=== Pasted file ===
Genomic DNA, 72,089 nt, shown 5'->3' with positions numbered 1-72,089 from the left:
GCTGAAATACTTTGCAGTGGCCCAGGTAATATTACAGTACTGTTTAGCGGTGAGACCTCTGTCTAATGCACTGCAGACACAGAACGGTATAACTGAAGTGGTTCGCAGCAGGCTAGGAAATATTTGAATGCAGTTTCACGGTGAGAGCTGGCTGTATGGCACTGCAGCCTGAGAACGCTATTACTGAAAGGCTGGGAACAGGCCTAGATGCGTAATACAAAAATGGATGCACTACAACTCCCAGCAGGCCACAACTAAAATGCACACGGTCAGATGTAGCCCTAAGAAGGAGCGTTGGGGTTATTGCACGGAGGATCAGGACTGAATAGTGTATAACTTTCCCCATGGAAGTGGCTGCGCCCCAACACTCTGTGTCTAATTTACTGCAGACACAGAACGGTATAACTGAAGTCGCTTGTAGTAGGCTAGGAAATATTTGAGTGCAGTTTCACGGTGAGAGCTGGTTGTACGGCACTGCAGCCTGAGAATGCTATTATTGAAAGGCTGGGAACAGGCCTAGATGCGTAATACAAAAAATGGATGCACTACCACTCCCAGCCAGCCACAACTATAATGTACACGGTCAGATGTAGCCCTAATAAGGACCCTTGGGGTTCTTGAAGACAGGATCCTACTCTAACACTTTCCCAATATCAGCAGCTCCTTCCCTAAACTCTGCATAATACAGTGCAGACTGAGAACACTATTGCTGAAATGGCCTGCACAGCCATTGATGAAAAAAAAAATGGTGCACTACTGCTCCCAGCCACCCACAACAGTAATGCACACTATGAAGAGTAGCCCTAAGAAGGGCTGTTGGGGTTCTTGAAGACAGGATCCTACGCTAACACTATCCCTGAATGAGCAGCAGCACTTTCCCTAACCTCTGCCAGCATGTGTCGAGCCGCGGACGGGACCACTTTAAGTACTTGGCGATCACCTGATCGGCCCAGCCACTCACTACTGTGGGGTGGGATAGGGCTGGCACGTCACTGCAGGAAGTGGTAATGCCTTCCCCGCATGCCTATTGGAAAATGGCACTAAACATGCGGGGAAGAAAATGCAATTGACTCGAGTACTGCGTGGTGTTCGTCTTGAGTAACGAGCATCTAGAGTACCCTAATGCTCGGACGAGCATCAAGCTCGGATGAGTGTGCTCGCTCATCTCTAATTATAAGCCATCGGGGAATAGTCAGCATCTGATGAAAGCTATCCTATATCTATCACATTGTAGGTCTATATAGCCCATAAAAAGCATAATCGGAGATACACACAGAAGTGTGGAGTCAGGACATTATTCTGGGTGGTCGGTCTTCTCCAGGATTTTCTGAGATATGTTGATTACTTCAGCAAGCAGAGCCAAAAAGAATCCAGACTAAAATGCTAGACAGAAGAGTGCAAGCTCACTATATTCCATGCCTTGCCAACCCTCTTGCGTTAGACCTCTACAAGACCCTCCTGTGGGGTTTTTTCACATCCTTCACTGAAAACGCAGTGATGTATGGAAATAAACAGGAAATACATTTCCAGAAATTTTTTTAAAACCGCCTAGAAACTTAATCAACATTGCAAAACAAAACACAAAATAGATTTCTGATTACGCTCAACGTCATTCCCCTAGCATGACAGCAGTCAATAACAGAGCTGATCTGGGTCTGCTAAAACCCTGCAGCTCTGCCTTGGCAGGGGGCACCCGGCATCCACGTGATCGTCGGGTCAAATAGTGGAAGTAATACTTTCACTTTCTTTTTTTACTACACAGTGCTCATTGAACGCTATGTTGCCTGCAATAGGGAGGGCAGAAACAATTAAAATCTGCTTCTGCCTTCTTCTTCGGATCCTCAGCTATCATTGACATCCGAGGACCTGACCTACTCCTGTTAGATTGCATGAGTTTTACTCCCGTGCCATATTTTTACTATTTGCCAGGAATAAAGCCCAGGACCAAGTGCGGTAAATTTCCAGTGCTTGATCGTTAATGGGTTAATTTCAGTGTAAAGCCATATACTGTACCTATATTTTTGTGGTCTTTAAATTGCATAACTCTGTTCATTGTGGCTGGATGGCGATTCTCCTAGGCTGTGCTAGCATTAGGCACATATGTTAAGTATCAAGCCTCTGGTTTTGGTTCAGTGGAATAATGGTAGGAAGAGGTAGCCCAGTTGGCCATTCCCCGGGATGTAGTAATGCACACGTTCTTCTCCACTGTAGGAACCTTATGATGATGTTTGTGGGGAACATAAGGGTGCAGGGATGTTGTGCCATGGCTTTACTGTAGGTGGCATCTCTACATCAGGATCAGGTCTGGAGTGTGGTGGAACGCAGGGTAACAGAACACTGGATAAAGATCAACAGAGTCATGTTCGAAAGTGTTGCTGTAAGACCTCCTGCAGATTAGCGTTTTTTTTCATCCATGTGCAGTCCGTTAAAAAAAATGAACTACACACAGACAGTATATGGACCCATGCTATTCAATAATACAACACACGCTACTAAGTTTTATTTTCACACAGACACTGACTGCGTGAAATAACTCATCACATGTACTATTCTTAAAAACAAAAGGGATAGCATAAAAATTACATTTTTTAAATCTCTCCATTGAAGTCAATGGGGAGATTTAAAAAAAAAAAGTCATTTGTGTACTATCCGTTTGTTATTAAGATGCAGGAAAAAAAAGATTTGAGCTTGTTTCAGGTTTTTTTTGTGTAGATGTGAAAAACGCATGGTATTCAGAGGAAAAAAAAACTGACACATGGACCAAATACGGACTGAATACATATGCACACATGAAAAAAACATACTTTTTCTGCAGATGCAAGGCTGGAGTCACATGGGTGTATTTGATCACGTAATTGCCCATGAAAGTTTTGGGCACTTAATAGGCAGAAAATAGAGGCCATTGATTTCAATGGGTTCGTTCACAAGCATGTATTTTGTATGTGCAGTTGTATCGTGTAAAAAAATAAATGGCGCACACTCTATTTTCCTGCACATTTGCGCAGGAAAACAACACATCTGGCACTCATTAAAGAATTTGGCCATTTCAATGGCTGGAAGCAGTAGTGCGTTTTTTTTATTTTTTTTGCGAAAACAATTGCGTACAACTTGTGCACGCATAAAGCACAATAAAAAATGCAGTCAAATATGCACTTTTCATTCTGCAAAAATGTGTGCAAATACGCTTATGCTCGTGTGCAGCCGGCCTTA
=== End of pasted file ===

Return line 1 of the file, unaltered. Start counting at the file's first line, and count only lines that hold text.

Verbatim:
Genomic DNA, 72,089 nt, shown 5'->3' with positions numbered 1-72,089 from the left: